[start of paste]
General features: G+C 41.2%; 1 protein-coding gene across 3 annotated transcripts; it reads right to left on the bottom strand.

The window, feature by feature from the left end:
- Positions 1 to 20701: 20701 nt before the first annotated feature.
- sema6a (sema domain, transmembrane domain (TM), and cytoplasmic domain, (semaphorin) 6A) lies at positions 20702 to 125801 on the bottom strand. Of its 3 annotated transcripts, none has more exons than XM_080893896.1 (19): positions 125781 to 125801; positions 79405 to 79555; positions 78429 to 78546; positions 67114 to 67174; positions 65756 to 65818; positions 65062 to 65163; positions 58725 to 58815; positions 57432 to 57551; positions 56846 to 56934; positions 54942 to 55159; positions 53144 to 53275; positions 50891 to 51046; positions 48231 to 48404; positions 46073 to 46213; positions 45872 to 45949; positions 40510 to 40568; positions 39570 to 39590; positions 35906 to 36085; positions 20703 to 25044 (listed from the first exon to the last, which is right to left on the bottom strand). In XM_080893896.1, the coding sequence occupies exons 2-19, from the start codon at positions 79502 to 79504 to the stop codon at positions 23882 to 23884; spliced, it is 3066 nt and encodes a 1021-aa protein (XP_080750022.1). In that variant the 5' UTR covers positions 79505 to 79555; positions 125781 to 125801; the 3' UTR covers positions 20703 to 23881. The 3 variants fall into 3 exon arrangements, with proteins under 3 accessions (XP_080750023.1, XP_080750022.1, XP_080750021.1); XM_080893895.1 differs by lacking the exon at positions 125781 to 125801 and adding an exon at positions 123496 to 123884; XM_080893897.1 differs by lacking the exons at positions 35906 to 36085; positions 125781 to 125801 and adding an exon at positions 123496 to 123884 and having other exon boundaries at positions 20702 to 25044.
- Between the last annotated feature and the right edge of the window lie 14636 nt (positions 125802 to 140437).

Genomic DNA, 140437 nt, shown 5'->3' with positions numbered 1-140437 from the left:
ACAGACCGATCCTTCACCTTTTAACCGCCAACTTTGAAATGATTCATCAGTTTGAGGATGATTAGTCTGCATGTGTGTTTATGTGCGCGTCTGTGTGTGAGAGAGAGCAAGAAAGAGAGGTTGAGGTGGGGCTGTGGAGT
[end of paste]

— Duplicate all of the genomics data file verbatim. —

General features: G+C 41.2%; 1 protein-coding gene across 3 annotated transcripts; it reads right to left on the bottom strand.

The window, feature by feature from the left end:
- Positions 1 to 20701: 20701 nt before the first annotated feature.
- sema6a (sema domain, transmembrane domain (TM), and cytoplasmic domain, (semaphorin) 6A) lies at positions 20702 to 125801 on the bottom strand. Of its 3 annotated transcripts, none has more exons than XM_080893896.1 (19): positions 125781 to 125801; positions 79405 to 79555; positions 78429 to 78546; positions 67114 to 67174; positions 65756 to 65818; positions 65062 to 65163; positions 58725 to 58815; positions 57432 to 57551; positions 56846 to 56934; positions 54942 to 55159; positions 53144 to 53275; positions 50891 to 51046; positions 48231 to 48404; positions 46073 to 46213; positions 45872 to 45949; positions 40510 to 40568; positions 39570 to 39590; positions 35906 to 36085; positions 20703 to 25044 (listed from the first exon to the last, which is right to left on the bottom strand). In XM_080893896.1, the coding sequence occupies exons 2-19, from the start codon at positions 79502 to 79504 to the stop codon at positions 23882 to 23884; spliced, it is 3066 nt and encodes a 1021-aa protein (XP_080750022.1). In that variant the 5' UTR covers positions 79505 to 79555; positions 125781 to 125801; the 3' UTR covers positions 20703 to 23881. The 3 variants fall into 3 exon arrangements, with proteins under 3 accessions (XP_080750023.1, XP_080750022.1, XP_080750021.1); XM_080893895.1 differs by lacking the exon at positions 125781 to 125801 and adding an exon at positions 123496 to 123884; XM_080893897.1 differs by lacking the exons at positions 35906 to 36085; positions 125781 to 125801 and adding an exon at positions 123496 to 123884 and having other exon boundaries at positions 20702 to 25044.
- Between the last annotated feature and the right edge of the window lie 14636 nt (positions 125802 to 140437).

Genomic DNA, 140437 nt, shown 5'->3' with positions numbered 1-140437 from the left:
ACAGACCGATCCTTCACCTTTTAACCGCCAACTTTGAAATGATTCATCAGTTTGAGGATGATTAGTCTGCATGTGTGTTTATGTGCGCGTCTGTGTGTGAGAGAGAGCAAGAAAGAGAGGTTGAGGTGGGGCTGTGGAGT